EU Blocks Deutsche Boerse’s $14 Billion Takeover of London Stock ExchangeBy
Formal veto was expected after LSE flagged issues last month
Blocked deal would have created a de facto monopoly, EU says
European Union regulators dealt a final blow to Deutsche Boerse AG’s planned takeover of London Stock Exchange Group Plc, a symbolic block on EU-U.K. integration on the same day Britain formally serves notice of its decision to quit the EU.
The $14 billion deal to create Europe’s biggest exchange would have harmed competition in the soon-to-be 27-nation EU by creating a de facto monopoly for clearing bonds and repurchase agreements, the European Commission said in an emailed statement Wednesday. The decision, flagged last month by LSE, thwarts Deutsche Boerse’s expansion just five years after the EU also banned a proposed tie-up with NYSE Euronext.
“The commission cannot allow the creation of monopolies, and that is what would have happened in this case," Margrethe Vestager, the EU’s antitrust commissioner, told reporters in Brussels. LSE was “not prepared" to sell a small unit that would have removed concerns that the combined firm could have weakened rival Euronext NV.
EU regulators have become increasingly tough on big deals, demanding weighty concessions to eliminate overlapping businesses amid concerns that a combined firm could dominate an industry and increase prices. While this is the second time that Vestager has formally blocked a merger, several transactions have been ditched over antitrust opposition.
"It’s game over for the time being," Alasdair Haynes, founder of London-based stock market operator Aquis Exchange Ltd., said of deal-making between national European exchange companies. "What with Brexit going on, people need to see what the market is going to look like. You’re risking far too much to try and do a deal at a time of complete uncertainty."
Deutsche Boerse confirmed the deal’s collapse shortly after the decision. When the exchange receives the formal notice, the merger agreement “will automatically terminate,” the German company said in a statement. The EU veto is "a setback for Europe" and "the bridge between continental Europe and Great Britain, Deutsche Boerse Chairman Joachim Faber said in a separate emailed statement.
LSE shares rallied as much as 3.6 percent after announcing plans for an on-market share buyback of 200 million pounds ($249 million), “an amount broadly equivalent to the return it would have made had the merger with Deutsche Boerse proceeded as planned.”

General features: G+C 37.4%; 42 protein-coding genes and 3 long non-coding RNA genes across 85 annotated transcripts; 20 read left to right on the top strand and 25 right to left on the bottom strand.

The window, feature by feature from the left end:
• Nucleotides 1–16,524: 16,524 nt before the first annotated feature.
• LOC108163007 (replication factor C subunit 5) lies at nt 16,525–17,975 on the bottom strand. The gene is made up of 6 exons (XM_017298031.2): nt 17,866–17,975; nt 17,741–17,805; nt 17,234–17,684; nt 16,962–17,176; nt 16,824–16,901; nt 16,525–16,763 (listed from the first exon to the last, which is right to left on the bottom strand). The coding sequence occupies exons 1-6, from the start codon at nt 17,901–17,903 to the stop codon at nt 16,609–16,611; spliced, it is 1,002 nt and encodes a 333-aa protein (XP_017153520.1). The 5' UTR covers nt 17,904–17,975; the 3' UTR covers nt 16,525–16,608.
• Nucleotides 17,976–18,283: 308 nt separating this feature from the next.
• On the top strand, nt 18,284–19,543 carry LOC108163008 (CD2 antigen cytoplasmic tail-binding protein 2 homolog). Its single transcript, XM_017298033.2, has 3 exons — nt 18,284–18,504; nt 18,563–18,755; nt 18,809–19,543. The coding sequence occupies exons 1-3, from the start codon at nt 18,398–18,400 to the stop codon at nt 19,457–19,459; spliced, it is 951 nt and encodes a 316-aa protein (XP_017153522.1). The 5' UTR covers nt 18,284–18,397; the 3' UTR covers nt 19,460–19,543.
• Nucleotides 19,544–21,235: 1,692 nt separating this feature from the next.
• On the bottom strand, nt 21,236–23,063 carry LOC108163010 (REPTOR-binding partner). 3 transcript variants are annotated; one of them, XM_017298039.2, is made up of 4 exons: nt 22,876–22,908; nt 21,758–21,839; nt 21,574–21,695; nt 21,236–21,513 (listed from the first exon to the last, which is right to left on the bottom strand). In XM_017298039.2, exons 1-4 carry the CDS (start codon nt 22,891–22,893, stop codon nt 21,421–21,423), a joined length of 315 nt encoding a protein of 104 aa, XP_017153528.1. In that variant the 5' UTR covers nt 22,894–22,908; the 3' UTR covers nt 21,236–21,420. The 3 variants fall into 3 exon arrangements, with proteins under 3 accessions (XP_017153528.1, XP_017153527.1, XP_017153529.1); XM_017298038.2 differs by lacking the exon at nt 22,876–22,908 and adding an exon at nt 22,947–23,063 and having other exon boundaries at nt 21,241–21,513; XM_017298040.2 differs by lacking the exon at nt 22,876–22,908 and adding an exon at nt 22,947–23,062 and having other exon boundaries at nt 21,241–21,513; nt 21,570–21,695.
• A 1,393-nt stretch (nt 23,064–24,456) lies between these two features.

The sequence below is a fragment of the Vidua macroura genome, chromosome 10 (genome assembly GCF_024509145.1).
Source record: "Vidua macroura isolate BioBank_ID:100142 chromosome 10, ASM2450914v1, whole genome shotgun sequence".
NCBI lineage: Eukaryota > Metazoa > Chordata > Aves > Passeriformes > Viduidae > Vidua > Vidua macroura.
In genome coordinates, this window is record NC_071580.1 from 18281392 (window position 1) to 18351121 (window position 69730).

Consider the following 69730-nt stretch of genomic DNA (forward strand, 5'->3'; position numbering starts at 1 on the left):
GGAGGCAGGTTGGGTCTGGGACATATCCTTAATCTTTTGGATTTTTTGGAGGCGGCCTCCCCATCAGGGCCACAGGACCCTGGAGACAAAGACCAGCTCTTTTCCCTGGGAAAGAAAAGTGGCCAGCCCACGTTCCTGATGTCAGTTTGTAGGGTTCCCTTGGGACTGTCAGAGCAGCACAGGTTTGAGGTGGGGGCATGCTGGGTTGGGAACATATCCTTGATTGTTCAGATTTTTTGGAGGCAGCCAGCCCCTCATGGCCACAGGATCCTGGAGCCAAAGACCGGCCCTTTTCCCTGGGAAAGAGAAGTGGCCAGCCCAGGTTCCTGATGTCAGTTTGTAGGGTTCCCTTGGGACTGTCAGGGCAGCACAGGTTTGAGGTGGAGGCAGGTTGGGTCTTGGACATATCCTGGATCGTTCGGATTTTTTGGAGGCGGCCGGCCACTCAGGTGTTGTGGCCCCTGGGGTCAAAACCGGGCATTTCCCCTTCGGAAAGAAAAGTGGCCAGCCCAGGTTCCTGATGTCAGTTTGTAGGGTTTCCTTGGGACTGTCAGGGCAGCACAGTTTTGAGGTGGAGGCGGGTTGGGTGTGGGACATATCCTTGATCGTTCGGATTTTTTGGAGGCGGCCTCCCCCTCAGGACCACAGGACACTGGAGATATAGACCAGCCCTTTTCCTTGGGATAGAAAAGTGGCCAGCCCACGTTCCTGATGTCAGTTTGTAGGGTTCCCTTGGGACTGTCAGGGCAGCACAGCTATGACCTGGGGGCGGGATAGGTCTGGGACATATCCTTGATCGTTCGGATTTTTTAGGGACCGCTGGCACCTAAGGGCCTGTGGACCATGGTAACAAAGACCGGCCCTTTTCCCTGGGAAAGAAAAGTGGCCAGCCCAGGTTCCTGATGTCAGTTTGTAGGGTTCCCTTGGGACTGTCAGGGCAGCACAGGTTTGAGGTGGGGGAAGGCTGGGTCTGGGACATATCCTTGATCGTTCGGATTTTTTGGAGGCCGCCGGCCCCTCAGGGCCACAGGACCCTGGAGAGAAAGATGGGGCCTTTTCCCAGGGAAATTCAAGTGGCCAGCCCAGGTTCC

LSE’s LCH unit said it canceled the 510 million-euro ($550 million) sale of its French clearinghouse LCH Clearnet SA to Euronext NV, barely an hour after Wednesday’s veto. LSE had sought to sell the unit to allay EU antitrust concerns.
Opposition to the Frankfurt-based exchange’s merger plans went up a gear after the U.K. voted to leave the EU last year. German concerns over moving the combined firm’s headquarters to London added to political riptides over clearing euro trades outside the euro area.
LSE signaled last month that it didn’t expect to win EU antitrust approval, saying the European Commission’s demand that it sell its MTS unit, a trading platform in Italy for government bonds, was impossible. LSE said Wednesday that it believed its offer to remedy antitrust issues had been "clear cut, viable and addressed the commission’s competition concerns."
Failing to sell MTS was crucial because it undermined the viability of LSE’s offer to sell its French clearing unit, the EU said. While the companies offered so-called "behavioral measures" to change their future business operations, that wouldn’t have eliminated concerns that the firm could have diverted trading feeds that Euronext relies on to its own business.
Investigators only identified the importance of MTS at an advanced stage in their probe after they’d sought feedback from rivals and customers. To remedy such a problem "so late in the process, you should have something clear-cut" such as a sale of a unit instead of a behavioral pledge, Vestager said.
Regulators said a monopoly for clearing fixed income instruments would have had a knock-on effect on settlement, custody and collateral management. They also said the deal would have removed competition for trading and clearing single stock equity derivatives for Belgian, Dutch and French companies.
While LSE has cited impossible regulatory demands, people familiar with the discussions have said that obscured other hurdles. These include a stalemate over the location of the headquarters, which was magnified by the Brexit vote. That decision exposed key parts of the business, like euro clearing, to political forces, said the people who asked not to be named because the talks are private.
Neither Brexit nor the ECB’s concerns over clearing outside the euro zone influenced the EU’s antitrust investigation, Vestager told reporters.
Hesse’s economy ministry greeted the veto, saying it was "confident that the excellent development of Deutsche Boerse AG will continue without the merger." The company "is an indispensable element of the financial hub Frankfurt as well as the European and global financial market structure.”
The EU block on a U.K.-German exchange transaction comes a year after Vestager stopped the merger plans of two U.K. mobile phone operators.
Deutsche Boerse’s last attempt to merge with another exchange, NYSE Euronext, fell by the wayside after regulators said it would have created a quasi monopoly for European financial derivatives traded globally on exchanges.
— With assistance by Richard Bravo, John Detrixhe, Karin Matussek, Stephanie Bodoni, Steven Arons, and Chad Thomas